Hackers Hacking Humanoids
The first robot was created around 400-500 BC by Ancient Greek philosopher, Archytas who specialized in mathematics. With wood and steam, he created the artificial bird and was declared the “father of mechanical engineering.”
Centuries later, robots have revolutionized into fictive humanoids and the army is only growing (and should come with a warning sign.) No, quite literally – robot humans have the capabilities to cause a lot of damage, especially once that vengeful hacker figures out how to bypass security. Which isn’t necessarily all that difficult.
Naturally, we want humans to have power over robots, but maybe we’re giving humans too much power. Security research firm, IOActive is eluding to such fear. With a lack of authentication and easily bypassed security controls, the research firm has found that Universal Robots have the ability to lift objects with scalable arms that can reach as far as four feet. In particular, IOActive shows their concern in the bots possessing enough power “to cause a skull fracture”.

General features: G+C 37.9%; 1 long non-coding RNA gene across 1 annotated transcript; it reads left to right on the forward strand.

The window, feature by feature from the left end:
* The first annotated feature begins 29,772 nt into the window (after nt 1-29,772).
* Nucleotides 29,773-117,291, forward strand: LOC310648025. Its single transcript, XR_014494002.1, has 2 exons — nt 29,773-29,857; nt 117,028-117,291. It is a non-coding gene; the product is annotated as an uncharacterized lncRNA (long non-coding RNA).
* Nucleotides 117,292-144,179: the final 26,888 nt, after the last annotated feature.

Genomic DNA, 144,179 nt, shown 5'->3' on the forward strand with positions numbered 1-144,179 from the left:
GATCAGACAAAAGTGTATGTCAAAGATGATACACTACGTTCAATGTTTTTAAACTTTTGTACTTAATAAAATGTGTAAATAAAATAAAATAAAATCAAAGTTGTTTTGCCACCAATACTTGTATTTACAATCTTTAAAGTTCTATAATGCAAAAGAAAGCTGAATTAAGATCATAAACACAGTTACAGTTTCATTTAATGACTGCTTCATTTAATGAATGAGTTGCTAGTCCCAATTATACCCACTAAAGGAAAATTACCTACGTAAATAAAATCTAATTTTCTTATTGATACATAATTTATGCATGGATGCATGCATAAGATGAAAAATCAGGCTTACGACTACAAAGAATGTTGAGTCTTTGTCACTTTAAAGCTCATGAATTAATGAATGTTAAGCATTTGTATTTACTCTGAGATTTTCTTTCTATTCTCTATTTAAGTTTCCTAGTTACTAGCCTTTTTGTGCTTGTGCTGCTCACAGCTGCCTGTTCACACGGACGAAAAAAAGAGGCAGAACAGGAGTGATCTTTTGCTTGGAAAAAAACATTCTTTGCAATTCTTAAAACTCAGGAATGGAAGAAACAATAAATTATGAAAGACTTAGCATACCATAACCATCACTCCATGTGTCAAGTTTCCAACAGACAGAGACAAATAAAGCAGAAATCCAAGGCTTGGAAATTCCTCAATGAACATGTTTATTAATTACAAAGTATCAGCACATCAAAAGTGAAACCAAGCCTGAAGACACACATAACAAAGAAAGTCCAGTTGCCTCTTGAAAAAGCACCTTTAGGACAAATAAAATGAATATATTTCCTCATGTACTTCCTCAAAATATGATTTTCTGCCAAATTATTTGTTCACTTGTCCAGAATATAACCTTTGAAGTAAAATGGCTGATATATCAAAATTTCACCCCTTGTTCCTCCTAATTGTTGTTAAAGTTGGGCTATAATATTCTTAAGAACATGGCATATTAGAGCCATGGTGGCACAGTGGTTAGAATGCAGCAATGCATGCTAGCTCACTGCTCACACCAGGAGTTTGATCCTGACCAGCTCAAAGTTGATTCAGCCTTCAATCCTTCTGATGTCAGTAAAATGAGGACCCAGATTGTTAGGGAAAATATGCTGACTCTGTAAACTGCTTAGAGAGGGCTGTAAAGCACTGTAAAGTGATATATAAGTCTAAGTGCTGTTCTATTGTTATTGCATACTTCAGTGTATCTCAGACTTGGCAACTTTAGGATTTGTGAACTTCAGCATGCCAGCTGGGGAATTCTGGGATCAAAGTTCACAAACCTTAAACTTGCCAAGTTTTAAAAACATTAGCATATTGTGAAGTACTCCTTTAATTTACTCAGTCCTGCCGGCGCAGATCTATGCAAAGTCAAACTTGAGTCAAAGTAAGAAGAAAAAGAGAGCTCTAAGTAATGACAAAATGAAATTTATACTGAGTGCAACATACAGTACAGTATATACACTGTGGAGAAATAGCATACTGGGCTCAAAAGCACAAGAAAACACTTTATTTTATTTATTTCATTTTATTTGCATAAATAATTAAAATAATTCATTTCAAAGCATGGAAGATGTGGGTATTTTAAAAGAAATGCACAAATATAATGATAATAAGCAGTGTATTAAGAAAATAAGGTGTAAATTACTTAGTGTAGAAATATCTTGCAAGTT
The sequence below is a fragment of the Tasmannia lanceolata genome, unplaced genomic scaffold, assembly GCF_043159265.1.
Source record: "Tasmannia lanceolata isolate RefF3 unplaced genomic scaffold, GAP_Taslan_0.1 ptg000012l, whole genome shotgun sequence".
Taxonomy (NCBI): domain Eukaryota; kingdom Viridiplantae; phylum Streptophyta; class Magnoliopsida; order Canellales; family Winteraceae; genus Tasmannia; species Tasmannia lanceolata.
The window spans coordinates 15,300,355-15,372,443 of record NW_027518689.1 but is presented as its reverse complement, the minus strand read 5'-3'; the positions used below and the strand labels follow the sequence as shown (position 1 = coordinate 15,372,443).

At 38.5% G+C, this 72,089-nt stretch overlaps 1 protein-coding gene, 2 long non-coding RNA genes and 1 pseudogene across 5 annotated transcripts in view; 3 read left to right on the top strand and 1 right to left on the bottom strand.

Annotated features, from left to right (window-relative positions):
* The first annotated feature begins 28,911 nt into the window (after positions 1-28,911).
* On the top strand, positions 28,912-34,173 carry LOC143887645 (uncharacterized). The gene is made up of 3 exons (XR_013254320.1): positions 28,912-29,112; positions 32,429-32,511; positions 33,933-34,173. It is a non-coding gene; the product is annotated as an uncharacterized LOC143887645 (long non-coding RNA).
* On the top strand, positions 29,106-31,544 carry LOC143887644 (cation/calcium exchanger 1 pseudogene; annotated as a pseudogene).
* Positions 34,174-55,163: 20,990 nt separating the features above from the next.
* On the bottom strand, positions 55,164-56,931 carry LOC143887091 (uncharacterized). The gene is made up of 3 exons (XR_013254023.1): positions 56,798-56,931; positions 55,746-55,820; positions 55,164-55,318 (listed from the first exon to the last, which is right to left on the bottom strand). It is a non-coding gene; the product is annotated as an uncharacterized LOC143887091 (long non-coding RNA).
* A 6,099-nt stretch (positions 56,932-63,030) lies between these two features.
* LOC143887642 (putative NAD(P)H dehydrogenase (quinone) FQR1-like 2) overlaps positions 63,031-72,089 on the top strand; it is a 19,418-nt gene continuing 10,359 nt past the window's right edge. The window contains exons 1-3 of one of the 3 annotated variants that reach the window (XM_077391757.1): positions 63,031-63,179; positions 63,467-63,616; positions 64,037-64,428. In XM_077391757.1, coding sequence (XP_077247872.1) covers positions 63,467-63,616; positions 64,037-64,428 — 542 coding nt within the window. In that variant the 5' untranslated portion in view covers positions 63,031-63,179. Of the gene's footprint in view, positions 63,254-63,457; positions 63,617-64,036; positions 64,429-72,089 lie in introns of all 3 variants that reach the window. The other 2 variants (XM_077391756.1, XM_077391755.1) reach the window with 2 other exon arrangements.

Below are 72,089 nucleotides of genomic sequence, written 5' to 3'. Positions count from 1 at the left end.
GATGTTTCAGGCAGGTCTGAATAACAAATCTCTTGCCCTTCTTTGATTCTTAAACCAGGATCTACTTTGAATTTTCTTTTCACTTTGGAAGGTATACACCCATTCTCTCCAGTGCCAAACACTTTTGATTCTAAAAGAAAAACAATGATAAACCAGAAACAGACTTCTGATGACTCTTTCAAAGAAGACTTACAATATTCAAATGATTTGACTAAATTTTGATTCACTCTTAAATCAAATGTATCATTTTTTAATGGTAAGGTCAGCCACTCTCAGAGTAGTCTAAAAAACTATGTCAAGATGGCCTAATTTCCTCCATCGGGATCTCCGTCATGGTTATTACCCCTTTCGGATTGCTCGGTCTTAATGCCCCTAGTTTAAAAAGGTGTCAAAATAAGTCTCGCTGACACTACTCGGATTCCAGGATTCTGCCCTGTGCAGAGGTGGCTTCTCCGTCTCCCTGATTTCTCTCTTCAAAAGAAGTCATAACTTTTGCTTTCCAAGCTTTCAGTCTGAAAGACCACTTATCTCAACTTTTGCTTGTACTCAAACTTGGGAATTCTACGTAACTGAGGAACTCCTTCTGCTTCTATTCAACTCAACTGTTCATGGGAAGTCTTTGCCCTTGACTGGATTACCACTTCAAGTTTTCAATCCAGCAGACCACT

Other security issues founded by the robot study include:
- Insecure Communications – hackers can easily compromise sensitive information through weak encryptions.
- Little Authentication – some robots didn’t even require a username or password.
- Inadequate Cryptography – confidential information can be exploited through the robots lack of encryption
- Privacy Issues – mobile applications which communicate with remote servers may be allowing attackers to surveil and locate.
- Default Configurations – an attackers first step in deploying an attack may very well test if the systems are set to default.
- Unsafe Open-Source Repositories – severely lack basic cybersecurity protocols.
Just as all things in technology, robots are evolving and the industry for it is growing, as is the need for its security. So, the next time you find yourself communicating with a UBTECH Alpha 1S Humanoid Robot, make sure you can put up a good fight.
Jillian Stella is a recent graduate from the University at Albany where she obtained a Bachelor’s of Science degree in Digital Forensics. Jillian is a Security Analyst and Researcher at Cursive Security where she works with and performs assessment and response services for clients. She is currently conducting research in the area of cyber threat intelligence.
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